A randomized, double-blind study of continuation treatment for attention-deficit/hyperactivity disorder after 1 year.
until further notice
SourceBiological Psychiatry, 61, 5, (2007), pp. 694-699
Article / Letter to editor
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PI Group Memory and Emotion
F.C. Donders Centre for Cognitive Neuroimaging
Subject110 012 Social cognition of verbal communication; 150 000 MR Techniques in Brain Function; DCN 1: Perception and Action; DCN 3: Neuroinformatics; EBP 1: Determinants in Health and Disease; NCEBP 9: Mental health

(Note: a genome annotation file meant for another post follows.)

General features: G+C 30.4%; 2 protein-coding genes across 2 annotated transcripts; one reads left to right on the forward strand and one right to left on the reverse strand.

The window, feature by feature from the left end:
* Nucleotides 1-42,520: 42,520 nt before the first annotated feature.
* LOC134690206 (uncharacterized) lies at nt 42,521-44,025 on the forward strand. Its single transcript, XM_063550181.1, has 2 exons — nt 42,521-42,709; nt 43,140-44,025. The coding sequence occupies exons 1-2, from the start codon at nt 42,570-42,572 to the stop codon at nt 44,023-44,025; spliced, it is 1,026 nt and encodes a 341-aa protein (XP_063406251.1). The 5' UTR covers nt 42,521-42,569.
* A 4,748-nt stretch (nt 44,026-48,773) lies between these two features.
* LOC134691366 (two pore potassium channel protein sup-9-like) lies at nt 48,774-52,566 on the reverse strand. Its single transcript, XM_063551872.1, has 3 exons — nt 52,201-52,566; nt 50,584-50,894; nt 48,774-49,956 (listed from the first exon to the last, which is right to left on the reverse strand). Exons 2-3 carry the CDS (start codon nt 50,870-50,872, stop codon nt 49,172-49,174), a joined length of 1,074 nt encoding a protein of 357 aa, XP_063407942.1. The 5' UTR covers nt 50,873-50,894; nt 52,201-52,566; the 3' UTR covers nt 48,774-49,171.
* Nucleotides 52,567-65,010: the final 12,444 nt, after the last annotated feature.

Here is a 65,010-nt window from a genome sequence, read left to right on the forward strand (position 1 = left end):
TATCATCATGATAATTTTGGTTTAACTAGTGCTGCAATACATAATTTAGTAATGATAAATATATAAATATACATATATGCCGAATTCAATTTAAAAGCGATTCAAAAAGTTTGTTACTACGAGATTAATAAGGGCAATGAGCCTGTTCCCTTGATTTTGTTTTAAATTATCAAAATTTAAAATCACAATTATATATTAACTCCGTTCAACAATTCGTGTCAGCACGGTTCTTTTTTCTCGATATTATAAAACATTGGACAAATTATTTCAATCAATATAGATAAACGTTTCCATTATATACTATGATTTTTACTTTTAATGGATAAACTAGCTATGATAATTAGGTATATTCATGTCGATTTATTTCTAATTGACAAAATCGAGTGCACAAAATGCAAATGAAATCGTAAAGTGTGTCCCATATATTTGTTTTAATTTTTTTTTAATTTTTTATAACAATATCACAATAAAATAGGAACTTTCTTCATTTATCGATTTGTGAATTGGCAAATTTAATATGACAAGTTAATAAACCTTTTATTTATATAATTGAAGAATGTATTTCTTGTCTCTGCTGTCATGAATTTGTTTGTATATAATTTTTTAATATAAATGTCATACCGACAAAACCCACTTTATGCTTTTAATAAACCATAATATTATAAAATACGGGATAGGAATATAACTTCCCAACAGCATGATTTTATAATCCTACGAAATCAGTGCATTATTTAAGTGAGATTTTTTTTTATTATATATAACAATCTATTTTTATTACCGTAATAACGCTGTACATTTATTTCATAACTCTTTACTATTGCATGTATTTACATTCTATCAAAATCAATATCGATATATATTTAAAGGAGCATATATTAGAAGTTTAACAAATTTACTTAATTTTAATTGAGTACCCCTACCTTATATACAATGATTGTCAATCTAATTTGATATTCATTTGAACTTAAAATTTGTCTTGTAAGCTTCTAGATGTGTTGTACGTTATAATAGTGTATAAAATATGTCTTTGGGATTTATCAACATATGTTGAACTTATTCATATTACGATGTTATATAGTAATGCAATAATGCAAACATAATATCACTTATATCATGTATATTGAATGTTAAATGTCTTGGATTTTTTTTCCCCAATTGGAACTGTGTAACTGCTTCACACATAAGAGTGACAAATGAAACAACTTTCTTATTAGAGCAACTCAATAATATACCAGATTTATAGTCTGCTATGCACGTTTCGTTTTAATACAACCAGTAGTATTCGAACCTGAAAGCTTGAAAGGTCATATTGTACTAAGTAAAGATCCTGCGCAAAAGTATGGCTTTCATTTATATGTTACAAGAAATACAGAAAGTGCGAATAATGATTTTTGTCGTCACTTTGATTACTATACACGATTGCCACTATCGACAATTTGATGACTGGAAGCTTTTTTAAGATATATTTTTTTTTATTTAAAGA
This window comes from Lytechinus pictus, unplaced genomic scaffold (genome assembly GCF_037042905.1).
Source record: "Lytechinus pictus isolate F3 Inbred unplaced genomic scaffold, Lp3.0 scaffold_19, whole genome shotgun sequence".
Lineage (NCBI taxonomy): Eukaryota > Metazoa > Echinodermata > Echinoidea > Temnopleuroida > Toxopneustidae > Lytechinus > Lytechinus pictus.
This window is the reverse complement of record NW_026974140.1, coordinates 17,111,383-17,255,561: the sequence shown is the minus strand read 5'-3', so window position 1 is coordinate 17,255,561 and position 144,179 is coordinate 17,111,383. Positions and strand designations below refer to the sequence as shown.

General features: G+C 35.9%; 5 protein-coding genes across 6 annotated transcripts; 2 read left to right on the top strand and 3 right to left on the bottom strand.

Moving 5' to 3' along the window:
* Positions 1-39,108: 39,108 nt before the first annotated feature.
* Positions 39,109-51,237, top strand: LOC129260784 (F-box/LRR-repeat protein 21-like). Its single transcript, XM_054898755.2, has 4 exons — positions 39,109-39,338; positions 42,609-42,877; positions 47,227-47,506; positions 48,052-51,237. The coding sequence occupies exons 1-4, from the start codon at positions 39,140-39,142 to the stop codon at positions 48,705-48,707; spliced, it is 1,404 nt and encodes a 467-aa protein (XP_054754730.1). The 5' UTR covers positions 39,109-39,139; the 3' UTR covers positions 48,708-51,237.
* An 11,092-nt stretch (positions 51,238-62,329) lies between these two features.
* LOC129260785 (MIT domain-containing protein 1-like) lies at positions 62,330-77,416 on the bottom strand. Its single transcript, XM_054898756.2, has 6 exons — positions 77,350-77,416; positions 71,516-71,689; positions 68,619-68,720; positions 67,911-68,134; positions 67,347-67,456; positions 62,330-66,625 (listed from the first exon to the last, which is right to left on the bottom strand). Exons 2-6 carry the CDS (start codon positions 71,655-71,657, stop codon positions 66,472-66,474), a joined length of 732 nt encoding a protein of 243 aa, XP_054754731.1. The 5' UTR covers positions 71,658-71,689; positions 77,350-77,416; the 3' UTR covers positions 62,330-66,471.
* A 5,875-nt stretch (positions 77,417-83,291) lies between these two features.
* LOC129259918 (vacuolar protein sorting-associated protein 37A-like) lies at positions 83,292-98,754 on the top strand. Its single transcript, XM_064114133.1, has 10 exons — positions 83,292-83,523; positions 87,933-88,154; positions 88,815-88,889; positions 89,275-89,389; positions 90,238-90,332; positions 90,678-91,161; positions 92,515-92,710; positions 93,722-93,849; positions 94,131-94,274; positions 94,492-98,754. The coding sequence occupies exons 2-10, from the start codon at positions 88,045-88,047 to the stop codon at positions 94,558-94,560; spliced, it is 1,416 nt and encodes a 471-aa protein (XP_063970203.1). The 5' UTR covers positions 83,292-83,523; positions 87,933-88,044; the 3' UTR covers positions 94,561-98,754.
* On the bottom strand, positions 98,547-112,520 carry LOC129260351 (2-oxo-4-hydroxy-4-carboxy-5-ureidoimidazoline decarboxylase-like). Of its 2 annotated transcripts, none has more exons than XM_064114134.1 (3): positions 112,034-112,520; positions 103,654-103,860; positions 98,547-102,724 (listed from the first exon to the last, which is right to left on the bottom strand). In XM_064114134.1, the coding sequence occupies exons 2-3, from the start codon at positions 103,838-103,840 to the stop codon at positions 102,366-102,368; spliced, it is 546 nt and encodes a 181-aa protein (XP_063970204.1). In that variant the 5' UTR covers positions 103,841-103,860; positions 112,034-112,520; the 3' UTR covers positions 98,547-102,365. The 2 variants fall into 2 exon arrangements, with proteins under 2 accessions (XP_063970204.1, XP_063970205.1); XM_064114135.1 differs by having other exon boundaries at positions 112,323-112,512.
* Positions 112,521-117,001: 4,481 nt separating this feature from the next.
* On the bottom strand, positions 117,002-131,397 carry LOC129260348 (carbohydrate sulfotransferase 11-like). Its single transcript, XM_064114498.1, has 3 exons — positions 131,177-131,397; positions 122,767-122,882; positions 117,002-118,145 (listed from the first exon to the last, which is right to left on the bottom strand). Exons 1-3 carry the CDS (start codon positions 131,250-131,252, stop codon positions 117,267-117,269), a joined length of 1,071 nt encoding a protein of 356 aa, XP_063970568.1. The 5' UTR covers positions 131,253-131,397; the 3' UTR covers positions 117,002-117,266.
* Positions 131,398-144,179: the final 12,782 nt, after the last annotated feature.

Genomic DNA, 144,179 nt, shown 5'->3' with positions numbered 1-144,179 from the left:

BACKGROUND: The efficacy of atomoxetine in maintaining symptom response following 1 year of treatment was assessed in children and adolescents (n = 163) with DSM-IV defined attention-deficit/hyperactivity disorder (ADHD). METHODS: Subjects had previously responded to atomoxetine acutely and had completed 1 year of double-blind atomoxetine treatment. They were then randomly assigned in double-blind fashion to continued atomoxetine or placebo substitution for 6 months. RESULTS: Atomoxetine was superior to placebo in preventing relapse (Wilcoxon test, p = .008) and in maintaining symptom response (ADHD Rating Scale IV score, p < .001). Among subjects assigned to discontinuation, the magnitude of symptom return was generally to a level of severity less than that observed at study entry. CONCLUSIONS: Following 1 year of treatment with atomoxetine, continued treatment over the ensuing 6 months was associated with superior outcomes compared with placebo substitution. However, there was considerable variability between individuals in the magnitude of symptom return after drug discontinuation, suggesting that some subjects treated with atomoxetine for a year with good results may consolidate gains made during drug treatment and could benefit from a medication-free trial to assess the need for ongoing drug treatment.
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